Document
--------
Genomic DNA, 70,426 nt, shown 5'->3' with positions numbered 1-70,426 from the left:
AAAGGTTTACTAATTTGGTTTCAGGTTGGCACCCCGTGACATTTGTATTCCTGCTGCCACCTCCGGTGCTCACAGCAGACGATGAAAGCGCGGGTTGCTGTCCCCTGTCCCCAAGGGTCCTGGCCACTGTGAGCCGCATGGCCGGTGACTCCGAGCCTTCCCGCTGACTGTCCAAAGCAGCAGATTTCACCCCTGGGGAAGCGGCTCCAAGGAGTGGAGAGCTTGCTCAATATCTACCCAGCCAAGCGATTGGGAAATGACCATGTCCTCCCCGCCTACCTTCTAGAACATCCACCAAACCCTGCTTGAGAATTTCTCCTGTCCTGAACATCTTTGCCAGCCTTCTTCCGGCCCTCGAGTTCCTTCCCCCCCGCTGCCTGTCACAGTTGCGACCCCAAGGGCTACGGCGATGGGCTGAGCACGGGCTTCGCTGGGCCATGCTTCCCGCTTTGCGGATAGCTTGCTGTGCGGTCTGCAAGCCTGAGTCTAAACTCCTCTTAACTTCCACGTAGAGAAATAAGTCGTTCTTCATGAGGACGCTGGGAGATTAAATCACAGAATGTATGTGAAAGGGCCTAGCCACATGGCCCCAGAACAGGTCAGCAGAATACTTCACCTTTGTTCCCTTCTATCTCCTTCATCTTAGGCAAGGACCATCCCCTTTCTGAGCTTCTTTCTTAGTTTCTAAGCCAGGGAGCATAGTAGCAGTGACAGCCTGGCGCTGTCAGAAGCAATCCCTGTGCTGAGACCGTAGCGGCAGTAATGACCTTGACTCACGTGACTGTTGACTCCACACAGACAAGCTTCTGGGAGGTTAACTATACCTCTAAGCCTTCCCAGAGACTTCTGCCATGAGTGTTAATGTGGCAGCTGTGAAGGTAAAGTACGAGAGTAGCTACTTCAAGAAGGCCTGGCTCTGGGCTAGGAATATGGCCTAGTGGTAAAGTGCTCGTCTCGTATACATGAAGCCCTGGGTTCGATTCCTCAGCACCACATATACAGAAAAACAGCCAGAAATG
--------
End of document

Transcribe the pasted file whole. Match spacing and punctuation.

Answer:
Genomic DNA, 70,426 nt, shown 5'->3' with positions numbered 1-70,426 from the left:
AAAGGTTTACTAATTTGGTTTCAGGTTGGCACCCCGTGACATTTGTATTCCTGCTGCCACCTCCGGTGCTCACAGCAGACGATGAAAGCGCGGGTTGCTGTCCCCTGTCCCCAAGGGTCCTGGCCACTGTGAGCCGCATGGCCGGTGACTCCGAGCCTTCCCGCTGACTGTCCAAAGCAGCAGATTTCACCCCTGGGGAAGCGGCTCCAAGGAGTGGAGAGCTTGCTCAATATCTACCCAGCCAAGCGATTGGGAAATGACCATGTCCTCCCCGCCTACCTTCTAGAACATCCACCAAACCCTGCTTGAGAATTTCTCCTGTCCTGAACATCTTTGCCAGCCTTCTTCCGGCCCTCGAGTTCCTTCCCCCCCGCTGCCTGTCACAGTTGCGACCCCAAGGGCTACGGCGATGGGCTGAGCACGGGCTTCGCTGGGCCATGCTTCCCGCTTTGCGGATAGCTTGCTGTGCGGTCTGCAAGCCTGAGTCTAAACTCCTCTTAACTTCCACGTAGAGAAATAAGTCGTTCTTCATGAGGACGCTGGGAGATTAAATCACAGAATGTATGTGAAAGGGCCTAGCCACATGGCCCCAGAACAGGTCAGCAGAATACTTCACCTTTGTTCCCTTCTATCTCCTTCATCTTAGGCAAGGACCATCCCCTTTCTGAGCTTCTTTCTTAGTTTCTAAGCCAGGGAGCATAGTAGCAGTGACAGCCTGGCGCTGTCAGAAGCAATCCCTGTGCTGAGACCGTAGCGGCAGTAATGACCTTGACTCACGTGACTGTTGACTCCACACAGACAAGCTTCTGGGAGGTTAACTATACCTCTAAGCCTTCCCAGAGACTTCTGCCATGAGTGTTAATGTGGCAGCTGTGAAGGTAAAGTACGAGAGTAGCTACTTCAAGAAGGCCTGGCTCTGGGCTAGGAATATGGCCTAGTGGTAAAGTGCTCGTCTCGTATACATGAAGCCCTGGGTTCGATTCCTCAGCACCACATATACAGAAAAACAGCCAGAAATG